The declaration of a climate emergency at any level of government is not merely symbolic, as South Gippsland Action Group’s Lindsay Love suggests. Nor does it have to lead to higher costs for local government with no benefits for residents (Letters, October 27, 2020).
In fact, far greater financial costs could be incurred by council, and ratepayers, by a failure to respond properly to the climate emergency.
Specific and measurable outcomes that benefit all residents are achievable through climate emergency actions embedded in Council Plans and prioritised in programs and infrastructure budget streams.
Faced with serious threats such as reduced rainfall, higher temperatures and more extreme heat events, increased bushfire and flood risk, and rising sea levels, councils cannot simply sign over mitigation to “climate warriors”, as advocated by Mr Love.
Telling people in favour of a climate emergency declaration that they should just go out and fund “green energy” projects does not address council’s responsibility to act.
A responsible council can reduce emissions from energy consumption through its procurement of energy, by supporting renewable energy, and by supporting and advocating for sustainable energy options. Transport emissions can be addressed through fleet policies and advocacy and by identifying strategies for how transport systems can be shaped and controlled. Proper procurement and waste management policies and practices across all operational and capital activities can deliver environmental and social benefits. Planning and design regulations can reduce emissions and resources extraction and promote greater energy efficiency.
All these actions and outcomes, and much more, can be achieved by councils collaborating with residents, community groups and businesses who are willing and eager to engage in taking immediate action to address the climate emergency.
Council has a major role in partnering with communities, business and farmers to capture the new economic opportunities of renewable energies, energy efficiency, regenerative farming and carbon sequestration. Rather than a cost we have to bear, we can capitalise on the affordances offered by a sustainable low-carbon economy.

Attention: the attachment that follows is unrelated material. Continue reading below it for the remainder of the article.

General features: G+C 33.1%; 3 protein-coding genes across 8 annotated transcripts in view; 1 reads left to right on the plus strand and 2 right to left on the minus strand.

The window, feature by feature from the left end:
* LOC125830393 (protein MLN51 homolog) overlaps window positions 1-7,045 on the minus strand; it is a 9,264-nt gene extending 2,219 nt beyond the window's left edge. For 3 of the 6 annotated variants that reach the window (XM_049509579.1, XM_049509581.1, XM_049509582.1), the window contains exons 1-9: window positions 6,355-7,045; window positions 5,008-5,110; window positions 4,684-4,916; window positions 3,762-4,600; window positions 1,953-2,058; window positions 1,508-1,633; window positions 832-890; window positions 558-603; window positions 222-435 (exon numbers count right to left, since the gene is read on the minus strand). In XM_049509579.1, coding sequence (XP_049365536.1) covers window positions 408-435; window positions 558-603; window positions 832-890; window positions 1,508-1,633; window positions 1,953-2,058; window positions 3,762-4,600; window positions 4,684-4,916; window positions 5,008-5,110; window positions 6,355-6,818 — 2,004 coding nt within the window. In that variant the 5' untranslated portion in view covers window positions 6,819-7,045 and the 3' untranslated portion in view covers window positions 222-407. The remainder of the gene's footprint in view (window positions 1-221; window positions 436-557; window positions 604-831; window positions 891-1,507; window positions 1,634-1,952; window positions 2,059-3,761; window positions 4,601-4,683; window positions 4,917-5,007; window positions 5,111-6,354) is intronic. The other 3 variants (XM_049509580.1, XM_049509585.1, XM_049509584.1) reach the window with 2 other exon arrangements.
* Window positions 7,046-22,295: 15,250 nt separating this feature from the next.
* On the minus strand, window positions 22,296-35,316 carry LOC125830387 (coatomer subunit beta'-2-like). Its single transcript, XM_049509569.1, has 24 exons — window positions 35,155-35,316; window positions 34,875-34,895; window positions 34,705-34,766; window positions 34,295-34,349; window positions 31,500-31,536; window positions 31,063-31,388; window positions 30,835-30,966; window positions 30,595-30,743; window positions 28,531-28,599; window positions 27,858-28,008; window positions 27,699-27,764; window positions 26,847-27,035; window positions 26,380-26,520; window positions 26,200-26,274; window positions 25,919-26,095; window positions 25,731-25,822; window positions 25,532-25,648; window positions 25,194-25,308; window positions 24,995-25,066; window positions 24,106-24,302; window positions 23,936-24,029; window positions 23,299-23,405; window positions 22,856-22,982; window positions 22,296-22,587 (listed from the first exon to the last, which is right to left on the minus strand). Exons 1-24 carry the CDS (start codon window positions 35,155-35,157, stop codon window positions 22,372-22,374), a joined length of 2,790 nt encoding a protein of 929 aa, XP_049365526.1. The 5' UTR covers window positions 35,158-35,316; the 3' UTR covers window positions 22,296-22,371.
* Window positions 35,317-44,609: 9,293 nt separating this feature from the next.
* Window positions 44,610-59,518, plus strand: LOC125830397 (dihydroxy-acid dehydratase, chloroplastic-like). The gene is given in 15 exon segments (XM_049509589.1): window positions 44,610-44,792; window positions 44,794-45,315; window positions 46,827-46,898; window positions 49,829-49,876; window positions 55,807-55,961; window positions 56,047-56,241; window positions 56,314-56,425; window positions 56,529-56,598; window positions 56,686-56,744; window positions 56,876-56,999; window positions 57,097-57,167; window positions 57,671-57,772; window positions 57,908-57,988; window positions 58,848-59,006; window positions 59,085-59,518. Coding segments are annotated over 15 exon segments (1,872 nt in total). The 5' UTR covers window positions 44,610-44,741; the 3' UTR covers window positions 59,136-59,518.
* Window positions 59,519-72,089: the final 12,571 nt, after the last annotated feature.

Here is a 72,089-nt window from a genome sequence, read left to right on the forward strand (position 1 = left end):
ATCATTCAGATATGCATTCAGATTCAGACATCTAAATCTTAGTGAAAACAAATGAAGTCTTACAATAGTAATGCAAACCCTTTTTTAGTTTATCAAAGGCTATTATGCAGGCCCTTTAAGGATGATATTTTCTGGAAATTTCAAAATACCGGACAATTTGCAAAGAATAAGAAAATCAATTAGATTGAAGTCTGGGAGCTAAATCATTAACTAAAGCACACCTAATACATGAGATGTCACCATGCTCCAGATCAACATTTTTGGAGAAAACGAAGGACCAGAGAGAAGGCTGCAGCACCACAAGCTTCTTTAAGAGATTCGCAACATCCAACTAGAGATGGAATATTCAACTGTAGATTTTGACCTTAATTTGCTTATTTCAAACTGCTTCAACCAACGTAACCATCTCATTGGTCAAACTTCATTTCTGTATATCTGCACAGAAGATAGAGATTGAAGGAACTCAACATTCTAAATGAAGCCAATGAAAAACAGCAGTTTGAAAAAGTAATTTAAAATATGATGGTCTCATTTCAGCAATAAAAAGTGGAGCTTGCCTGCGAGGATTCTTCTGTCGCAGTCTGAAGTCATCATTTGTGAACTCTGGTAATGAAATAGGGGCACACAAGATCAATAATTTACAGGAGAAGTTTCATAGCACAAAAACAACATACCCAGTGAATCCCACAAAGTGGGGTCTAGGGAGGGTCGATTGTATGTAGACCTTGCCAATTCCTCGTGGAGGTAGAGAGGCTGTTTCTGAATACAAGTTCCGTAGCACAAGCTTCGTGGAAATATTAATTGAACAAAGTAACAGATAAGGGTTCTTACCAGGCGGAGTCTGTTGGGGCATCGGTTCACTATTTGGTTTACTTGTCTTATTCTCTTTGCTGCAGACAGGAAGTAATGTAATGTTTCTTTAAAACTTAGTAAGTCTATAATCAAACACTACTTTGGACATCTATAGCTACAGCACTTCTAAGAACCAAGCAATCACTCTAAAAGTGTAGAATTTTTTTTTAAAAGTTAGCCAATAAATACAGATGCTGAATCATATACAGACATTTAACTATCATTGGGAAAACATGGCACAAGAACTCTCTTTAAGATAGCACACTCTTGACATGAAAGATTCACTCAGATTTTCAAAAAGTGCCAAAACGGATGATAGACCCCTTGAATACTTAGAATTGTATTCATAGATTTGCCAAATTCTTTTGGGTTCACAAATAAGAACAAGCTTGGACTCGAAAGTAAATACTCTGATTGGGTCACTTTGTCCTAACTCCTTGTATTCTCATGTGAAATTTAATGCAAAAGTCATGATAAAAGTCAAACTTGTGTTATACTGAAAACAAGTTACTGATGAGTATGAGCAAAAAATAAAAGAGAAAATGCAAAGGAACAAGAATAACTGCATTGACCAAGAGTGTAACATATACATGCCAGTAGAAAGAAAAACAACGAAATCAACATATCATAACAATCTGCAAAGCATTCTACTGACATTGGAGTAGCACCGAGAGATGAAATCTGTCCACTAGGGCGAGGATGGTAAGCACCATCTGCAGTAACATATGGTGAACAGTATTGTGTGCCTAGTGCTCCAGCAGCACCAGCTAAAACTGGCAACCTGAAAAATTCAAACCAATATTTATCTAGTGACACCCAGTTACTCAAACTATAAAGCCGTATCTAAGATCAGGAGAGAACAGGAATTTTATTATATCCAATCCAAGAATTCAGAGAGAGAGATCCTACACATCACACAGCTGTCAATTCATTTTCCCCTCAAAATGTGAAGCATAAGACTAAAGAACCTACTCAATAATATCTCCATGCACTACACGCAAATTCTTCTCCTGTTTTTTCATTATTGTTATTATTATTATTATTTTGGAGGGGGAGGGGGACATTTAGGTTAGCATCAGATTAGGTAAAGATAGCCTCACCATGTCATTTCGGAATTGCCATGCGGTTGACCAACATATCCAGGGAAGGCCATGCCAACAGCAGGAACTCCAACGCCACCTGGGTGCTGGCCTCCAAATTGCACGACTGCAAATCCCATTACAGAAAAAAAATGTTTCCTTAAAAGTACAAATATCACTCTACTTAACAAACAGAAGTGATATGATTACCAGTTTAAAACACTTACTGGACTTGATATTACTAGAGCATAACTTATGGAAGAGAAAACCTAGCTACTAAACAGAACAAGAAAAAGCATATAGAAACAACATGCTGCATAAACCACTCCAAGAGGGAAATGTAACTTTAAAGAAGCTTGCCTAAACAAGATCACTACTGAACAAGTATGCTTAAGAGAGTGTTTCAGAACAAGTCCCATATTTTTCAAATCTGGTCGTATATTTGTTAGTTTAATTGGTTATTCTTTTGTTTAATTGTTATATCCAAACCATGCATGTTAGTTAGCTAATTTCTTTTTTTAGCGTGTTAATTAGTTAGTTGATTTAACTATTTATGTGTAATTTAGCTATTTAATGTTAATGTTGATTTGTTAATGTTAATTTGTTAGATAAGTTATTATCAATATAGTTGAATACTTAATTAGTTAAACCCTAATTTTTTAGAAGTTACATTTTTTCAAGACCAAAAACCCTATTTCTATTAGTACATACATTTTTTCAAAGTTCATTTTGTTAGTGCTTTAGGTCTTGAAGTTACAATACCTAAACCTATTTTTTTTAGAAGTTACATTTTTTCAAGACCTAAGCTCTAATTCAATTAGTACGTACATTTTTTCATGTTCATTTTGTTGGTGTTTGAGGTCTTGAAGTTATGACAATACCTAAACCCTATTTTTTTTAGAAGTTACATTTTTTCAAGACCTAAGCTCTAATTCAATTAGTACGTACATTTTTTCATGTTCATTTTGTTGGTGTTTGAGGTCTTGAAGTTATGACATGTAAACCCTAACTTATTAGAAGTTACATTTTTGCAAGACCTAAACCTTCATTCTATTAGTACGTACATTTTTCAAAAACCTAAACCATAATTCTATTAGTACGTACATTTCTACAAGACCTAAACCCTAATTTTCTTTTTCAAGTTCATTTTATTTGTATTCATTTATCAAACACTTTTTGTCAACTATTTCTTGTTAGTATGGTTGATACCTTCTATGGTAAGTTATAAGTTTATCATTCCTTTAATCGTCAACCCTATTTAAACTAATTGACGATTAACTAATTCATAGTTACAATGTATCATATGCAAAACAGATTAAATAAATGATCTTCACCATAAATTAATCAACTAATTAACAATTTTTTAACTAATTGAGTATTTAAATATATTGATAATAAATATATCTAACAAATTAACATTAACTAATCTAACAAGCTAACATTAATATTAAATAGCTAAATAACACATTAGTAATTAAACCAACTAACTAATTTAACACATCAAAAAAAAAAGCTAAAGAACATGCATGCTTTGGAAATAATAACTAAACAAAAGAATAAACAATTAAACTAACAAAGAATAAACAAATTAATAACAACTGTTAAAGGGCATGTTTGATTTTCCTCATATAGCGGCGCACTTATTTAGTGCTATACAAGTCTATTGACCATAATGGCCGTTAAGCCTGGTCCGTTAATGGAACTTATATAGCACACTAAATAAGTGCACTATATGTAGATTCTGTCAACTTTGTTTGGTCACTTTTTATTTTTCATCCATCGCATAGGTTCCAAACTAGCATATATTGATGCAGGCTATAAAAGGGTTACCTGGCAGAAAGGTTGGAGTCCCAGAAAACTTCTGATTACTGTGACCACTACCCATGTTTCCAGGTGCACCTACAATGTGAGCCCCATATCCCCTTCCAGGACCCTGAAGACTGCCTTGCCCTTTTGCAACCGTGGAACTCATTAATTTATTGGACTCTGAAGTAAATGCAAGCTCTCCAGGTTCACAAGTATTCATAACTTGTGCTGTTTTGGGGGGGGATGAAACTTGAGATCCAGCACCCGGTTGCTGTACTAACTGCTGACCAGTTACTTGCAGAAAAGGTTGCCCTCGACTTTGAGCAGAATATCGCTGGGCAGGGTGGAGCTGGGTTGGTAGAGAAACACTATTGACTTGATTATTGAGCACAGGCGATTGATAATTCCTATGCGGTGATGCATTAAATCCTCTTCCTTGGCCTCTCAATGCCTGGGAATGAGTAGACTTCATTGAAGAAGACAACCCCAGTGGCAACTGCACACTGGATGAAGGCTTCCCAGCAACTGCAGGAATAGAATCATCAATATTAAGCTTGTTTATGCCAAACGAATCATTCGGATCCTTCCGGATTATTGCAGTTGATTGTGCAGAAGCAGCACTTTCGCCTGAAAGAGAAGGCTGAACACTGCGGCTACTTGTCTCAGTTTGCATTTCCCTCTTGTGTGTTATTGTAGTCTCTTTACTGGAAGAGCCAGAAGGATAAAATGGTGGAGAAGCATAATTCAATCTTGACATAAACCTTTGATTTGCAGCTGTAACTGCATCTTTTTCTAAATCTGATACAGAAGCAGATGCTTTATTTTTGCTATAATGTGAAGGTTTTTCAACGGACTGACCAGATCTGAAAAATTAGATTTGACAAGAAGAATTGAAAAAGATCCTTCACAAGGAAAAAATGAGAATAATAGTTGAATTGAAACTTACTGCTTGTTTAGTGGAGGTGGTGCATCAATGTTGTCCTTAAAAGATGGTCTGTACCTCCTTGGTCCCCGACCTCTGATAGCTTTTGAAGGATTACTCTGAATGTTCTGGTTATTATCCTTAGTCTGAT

As well, we should be thinking of ways climate emergency action could help restore and revitalise democratic local government processes in South Gippsland, once we are again allowed to vote for a shire council.
Local government has significant opportunities and power to influence and shape our future. Citizen juries can help council consider how we implement a just transition away from carbon emissions that threaten our future and how we build a local economy that works for everyone, in balance with our environment.
Finally, the Victorian Local Government Bill 2018 specifies that councils must give priority to achieving the best outcomes for the municipal community, including future generations, and that mitigation and planning for climate change risks to ensure the economic, social and environmental sustainability of the municipal district is to be promoted and pursued by councils.
Climate change risk has been described as a “perfect storm” for local government. The Bill has a clear message for councils: Get your house in order – embed climate action in all council strategies, plans and actions, or risk judicial and administrative claims.
If you’re really worried about costs to council, then maybe take some time to focus on the financial impact a failure to properly govern climate-related risks could have on your rates, as well as your property values.
Tony Walker, Fish Creek.
Not responding to the climate emergency costs more